“But nearly everyone agrees that we should be focusing on subjects that will be useful and enhance our understanding no matter what future we create. And this is why science continues to be so important because it allows us to further our understanding of the world around us. Awards such as this one are a great way to encourage more students to think critically about how science can influence their lives – and to highlight the amazing opportunities that studying science creates.”

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The runner-up student winners were also recognised for their stand-out essays. Runner-up Phoebe Adam from Presbyterian Ladies College Croydon, NSW, was praised by the judges for her thoughtful essay ‘Driverless cars: are we there yet?’, which explored the hype around autonomous vehicles. “Phoebe’s piece successfully punctures some of the hype surrounding the promise of driverless cars,” said journalist Deborah Smith, one of the judges. “She highlights a number of technological and ethical challenges that need to be overcome and uses strong and detailed examples, including a personal story about her aunt, to make her case that she is not yet willing to trust this technology.”

Fellow student runner-up William Flintoft from Melbourne Grammar School couldn’t attend, but got plenty of credit for his punchy essay ‘Errare humanum est’ on the implications of automation and Artificial Intelligence.  “This piece grabbed my attention from the very beginning,” said judge Stephanie Schwarz, who said it was clear that William had done his research and thought about this important issue thoroughly.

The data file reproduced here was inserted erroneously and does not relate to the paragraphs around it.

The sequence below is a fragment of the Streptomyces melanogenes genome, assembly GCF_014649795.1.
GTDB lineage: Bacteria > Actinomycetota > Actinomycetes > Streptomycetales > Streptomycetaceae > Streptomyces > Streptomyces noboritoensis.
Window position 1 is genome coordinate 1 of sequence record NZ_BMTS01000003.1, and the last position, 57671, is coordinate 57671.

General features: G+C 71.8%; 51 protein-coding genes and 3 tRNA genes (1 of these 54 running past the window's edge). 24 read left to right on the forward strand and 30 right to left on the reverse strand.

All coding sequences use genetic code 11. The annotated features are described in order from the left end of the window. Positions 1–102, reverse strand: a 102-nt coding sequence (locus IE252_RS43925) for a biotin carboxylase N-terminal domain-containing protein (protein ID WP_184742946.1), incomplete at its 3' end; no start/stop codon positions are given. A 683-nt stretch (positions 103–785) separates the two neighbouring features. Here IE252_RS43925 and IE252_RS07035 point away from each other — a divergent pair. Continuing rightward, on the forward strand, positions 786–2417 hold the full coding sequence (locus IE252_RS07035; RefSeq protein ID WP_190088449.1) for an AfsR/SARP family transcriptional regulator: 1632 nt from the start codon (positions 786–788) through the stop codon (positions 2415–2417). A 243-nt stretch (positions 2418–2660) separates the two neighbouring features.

The prizewinning essay for last year’s UNSW Bragg Student Prize for Science Writing, ‘i-Care’ by Preethika Mathan, will also be published in The Best Australian Science Writing 2019. Read all about Preethika’s inspiring story here.

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Bragg Student Prize runner-up Phoebe Adam with Professor Lisa Harvey-Smith and Colin Adam. Photographer: Maja Baska.

The prizes were presented by UNSW Science Dean Professor Emma Johnston AO and the three prizewinners took part in a panel discussion with The Best Australian Science Writing editor and journalist Bianca Nogrady about the inspiration behind their essays and what they took away from the experience. The writers discussed how the pieces are as much about the scientists as the science itself and how moved they were to learn their stories.

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Arwyn described how exciting it was to hear from so many brilliant science writers. “I’m loving reading The Best Australian Science Writing, but I think being able to hear from some of the authors themselves makes reading their stories even more interesting,” Arwyn said, “ especially after finding out the impact that writing their pieces had on them.”

Professor Harvey-Smith, who is the author of two books (When Galaxies Collide and the recently published children’s book Under the Stars: Astrophysics for Bedtime), shared how she fell in love with science communication because it has helped her make astronomy and astrophysics accessible for everyone. 

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Professor Lisa Harvey-Smith with her copy of The Best Australian Science Writing 2019. Photographer: Maja Baska.

She also highlighted the diversity of the entries and how important it is to read about untold (and sometimes marginalised) stories in science. There’s no doubt that this year’s winners have shed light on issues of major importance in a way that will make us think, feel and act on what we’ve learned. 

You can buy copies of the anthology soon from NewSouth Publishing and learn more about submitting an entry in 2020 here.

Larissa Fedunik-Hofman

Author: Larissa Fedunik-Hofman

Larissa is the editorial assistant for Careers with STEM and a Chemistry PhD student. Larissa’s goal is to promote public engagement with STEM through inspiring stories.